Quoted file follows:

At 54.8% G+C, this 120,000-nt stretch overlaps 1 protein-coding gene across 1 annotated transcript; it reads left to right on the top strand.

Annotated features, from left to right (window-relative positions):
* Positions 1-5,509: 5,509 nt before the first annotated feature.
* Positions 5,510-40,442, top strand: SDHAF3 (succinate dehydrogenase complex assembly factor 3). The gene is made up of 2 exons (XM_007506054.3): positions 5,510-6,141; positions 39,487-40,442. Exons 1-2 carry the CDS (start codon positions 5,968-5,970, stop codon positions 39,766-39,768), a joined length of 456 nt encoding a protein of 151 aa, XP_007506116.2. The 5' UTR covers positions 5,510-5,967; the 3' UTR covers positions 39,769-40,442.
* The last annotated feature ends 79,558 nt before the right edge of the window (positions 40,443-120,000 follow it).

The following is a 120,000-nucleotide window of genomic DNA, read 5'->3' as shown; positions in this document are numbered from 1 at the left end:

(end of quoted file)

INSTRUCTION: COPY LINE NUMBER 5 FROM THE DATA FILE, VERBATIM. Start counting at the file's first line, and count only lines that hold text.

* The last annotated feature ends 79,558 nt before the right edge of the window (positions 40,443-120,000 follow it).